iranwire – Iranian social media users have denounced a domestic messaging app, Rubika, for serial identity theft. The row broke out at the weekend after Twitter user and social media marketing specialist Houman Ghorbanian searched for his name on Rubika. He discovered the app had registered a fake account using his name and photo, crawling and uploading all his real Instagram posts onto the fake page on a daily basis. Within a few hours, hundreds of Twitter users were posting identical allegations. The furious victims included ordinary citizens, footballers and artists.
The Rubika scandal comes just after the hugely controversial “Bill for the Protection of Cyberspace Users”, which proposes to drastically limit Iranians’ access to the world wide web and put the military in control of internet traffic, was approved by parliament. Foreign social media platforms such as WhatsApp are set to be blocked in Iran if they don’t adhere to internal rules, leaving many Iranians with no option but to use domestic copycat versions. The Rubika debacle has led many to suspect that either the app’s developers or the Iranian authorities are trying to lend these new platforms greater credibility, making bogus accounts to give a false impression of the user base.
Rubika’s parent company, Tosca Business Development Company, was officially registered on October 8, 2017. At that time, the sole shareholder was Hamrah-e Aval: Iran’s biggest telecommunications network, which is owned by the Islamic Revolutionary Guard Corps.
In essence, Rubika was created by the IRGC as a domestic replacement for Instagram. But its low quality and, more importantly, Iranians’ reluctance to hand over their personal data to the Islamic Republic’s security agencies, made it struggle to take off in the same manner as other Iranian-made copycat apps Soroush, Gap and Yes.
Rubika has tried without much success to deny the allegations, blaming bad actors and third parties using the platform. In the aftermath of this weekend’s revelations, more than 100 attempts were made to hack Houman Ghorbanian’s Twitter account. The social media expert said he believes the Rubika identity theft is “definitely” related to the disputed internet filtering bill. “They want these fake accounts to say that people trust them, to prove their success,” he said. “Their intelligence is low; they don’t realize they’ll be disgraced every time.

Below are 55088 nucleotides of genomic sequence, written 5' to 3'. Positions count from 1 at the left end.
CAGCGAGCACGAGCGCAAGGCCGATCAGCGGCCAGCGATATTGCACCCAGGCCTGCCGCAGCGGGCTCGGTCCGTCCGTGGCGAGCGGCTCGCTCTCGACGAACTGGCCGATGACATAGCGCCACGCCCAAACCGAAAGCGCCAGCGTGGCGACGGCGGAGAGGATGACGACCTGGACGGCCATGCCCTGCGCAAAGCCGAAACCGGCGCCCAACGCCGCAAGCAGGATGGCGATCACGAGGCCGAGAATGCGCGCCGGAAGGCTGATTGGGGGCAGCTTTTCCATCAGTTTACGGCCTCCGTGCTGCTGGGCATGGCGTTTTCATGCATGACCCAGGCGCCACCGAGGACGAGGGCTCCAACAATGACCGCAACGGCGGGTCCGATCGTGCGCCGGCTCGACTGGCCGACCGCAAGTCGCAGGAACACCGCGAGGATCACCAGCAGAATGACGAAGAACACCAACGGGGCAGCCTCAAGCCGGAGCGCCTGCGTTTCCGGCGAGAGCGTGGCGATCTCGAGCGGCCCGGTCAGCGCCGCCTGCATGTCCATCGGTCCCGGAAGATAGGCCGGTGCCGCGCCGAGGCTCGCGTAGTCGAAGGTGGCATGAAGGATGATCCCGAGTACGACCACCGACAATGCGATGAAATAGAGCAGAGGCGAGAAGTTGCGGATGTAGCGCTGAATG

“The fake accounts for celebrities and football players were also given a blue check. For someone’s identity to be officially confirmed, a video or image of the user’s identification documents must be sent to the administrators. So clearly, Rubika’s claim that they didn’t create these accounts themselves – and that it’s the work of other users – is a complete lie.”
Ghorbanian is also resigned to the idea that after the internet shutdown in November 2019 and during recent protests in Khuzestan, the authorities will eventually finish building the long-anticipated “National Information Network” and completely disconnect Iran from the world wide web. “After November 2019, and the 13-day global internet shutdown in Iran,” he said, “it became clear they have the ability to manage the internal internet to launch websites within the country.
“Also, most online businesses in Iran were forced to transfer their servers into Iran after November 2019 in order to operate. So, this coercion has often worked. During the 13-day shutdown, I had no other way to pass the time than by looking at Iranian search engines. Imagine, if one day Instagram and WhatsApp are filtered and there’s no way to connect to the global internet using anti-filtering software, what can Iranian users do other than use Iranian messengers?”
He stressed that he would have no issue with the launch of Iranian social media apps “if it takes place in a free and competitive environment. It should not be the result of blocking foreign competitors and forcing Iranian citizens to use domestic products.”
IranWire contacted Nemat Ahmadi, a lawyer in Tehran, asking him for his view on the bizarre actions of Rubika’s management. He replied: “If this happened without users’ permission, it’s a case of forged documentation and the operators of these apps can be prosecuted. They have stolen information, photos and names of various users, and plaintiffs could sue Rubika in the Culture and Media Court.
“Strange that the managers of a messaging app would permit themselves to invade the privacy of thousands of users like this. With regard to the Bill for the Protection of Cyberspace Users and forcing citizens to use Iranian apps, I also believe this will be in vain. With the increasing advancement of satellite internet technology into the market, this government project will fail, just like the previous project to ban satellite dishes.”
In a tweet about the fake accounts on Rubika, Amir Rashidi, a cybersecurity expert, said he didn’t expect the operators to face criminal or civil reprisal. “What did they do when [communications minister Mohammad-Javad Azari] Jahromi and [deputy minister Amir] Nazemi were criticized because of the creation of accounts on Soroush without informing the owners? Nothing! Now this practice has become a normal phenomenon. They build accounts in the names of the people in order to deceive the rest of the nation. Security and privacy are nothing more than a joke.”
“They present content to get people using the messenger,” said programmer Ashkan Norouz-Zadeh. “Then they restrict Instagram on the pretext of the same users and content creators.”